Ford is not planning for a big sales gain in 2010 but will likely boost vehicle production if business is better than expected, chairman Bill Ford has said.

"We're not planning for a huge pickup next year. If we get one, great, we'll ride it," Bill Ford told Reuters at the US Commerce Department.

"We're planning conservatively. Just as we did this year, we've kept our inventories low. If things start to pop for the better, we'll adjust our production upward and go that way," he said.

The economy, Ford said, was not great and he expressed concern about joblessness.

"As long as unemployment stays high, it's hard to feel good about the economy," Ford said.

Bill Ford had earlier talked with President Obama at the White House, calling the meeting a courtesy visit during which Ford complimented him on his handling of the industry's restructuring this year.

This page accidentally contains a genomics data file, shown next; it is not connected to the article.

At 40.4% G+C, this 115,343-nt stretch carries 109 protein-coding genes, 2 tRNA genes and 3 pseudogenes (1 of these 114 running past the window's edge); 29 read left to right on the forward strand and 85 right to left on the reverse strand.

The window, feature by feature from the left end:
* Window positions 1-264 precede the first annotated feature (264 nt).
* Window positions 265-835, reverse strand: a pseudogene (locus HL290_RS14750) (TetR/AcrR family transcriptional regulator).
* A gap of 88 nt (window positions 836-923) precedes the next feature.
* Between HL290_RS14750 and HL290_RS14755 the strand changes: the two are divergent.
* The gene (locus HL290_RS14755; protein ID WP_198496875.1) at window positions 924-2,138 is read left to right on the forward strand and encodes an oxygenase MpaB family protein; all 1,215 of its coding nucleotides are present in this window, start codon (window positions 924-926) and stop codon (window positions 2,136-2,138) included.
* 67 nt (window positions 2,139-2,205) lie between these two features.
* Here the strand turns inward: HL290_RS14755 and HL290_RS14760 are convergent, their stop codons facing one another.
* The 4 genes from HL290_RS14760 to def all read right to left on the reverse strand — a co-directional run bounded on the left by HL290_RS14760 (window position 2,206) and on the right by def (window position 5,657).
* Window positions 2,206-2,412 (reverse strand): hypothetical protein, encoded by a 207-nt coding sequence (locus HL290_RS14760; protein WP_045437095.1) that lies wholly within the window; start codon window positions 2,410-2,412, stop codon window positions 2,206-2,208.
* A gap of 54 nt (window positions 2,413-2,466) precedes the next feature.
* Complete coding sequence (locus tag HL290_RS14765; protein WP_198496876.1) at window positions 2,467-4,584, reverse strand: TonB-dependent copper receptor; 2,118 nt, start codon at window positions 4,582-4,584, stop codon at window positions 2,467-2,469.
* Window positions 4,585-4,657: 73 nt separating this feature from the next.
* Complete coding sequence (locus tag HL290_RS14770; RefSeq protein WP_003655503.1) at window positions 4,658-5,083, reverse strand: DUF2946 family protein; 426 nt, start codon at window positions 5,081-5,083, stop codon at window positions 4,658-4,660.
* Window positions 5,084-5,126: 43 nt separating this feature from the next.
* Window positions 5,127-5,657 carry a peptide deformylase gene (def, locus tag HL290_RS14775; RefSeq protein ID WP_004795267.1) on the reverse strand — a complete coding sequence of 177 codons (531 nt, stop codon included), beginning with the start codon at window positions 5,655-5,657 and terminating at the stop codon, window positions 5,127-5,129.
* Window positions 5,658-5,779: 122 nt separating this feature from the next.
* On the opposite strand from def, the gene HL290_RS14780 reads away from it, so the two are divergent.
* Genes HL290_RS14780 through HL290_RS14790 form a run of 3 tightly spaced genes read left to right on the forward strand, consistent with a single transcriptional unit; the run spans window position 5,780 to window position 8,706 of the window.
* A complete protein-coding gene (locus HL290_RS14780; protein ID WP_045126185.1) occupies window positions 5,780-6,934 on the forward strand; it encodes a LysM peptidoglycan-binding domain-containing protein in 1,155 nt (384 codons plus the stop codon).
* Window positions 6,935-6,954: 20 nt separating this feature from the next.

"The way he stepped in with GM (General Motors Co) and Chrysler and preventing the collapse of the supply base was something they did swiftly and forcefully and it worked," Ford said.

Unlike GM and Chrysler, Ford did not request a federal bailout.

Betting on smaller cars, Ford is set to roll out the European Fiesta in the United States by summer and a redesigned Focus compact later in 2010.

Although fuel prices remain relatively low, Bill Ford said the vehicle strategy remains "the right one" so long as Ford cars are attractive to consumers.

"To achieve fuel efficiency, we're not giving up 'fun to drive.' If we were, then I'd be worried about it," Ford said of the potential impact of lower petrol prices on his business.

US retail petrol prices fell to the lowest level in eight weeks, the US Energy Department said on Monday. Regular unleaded averaged US$2.60 per gallon.

Bill Ford is a strong proponent of electric vehicles, urging the industry to movee more aggressively in that direction, Reuters noted.

Its US range includes several hybrid models.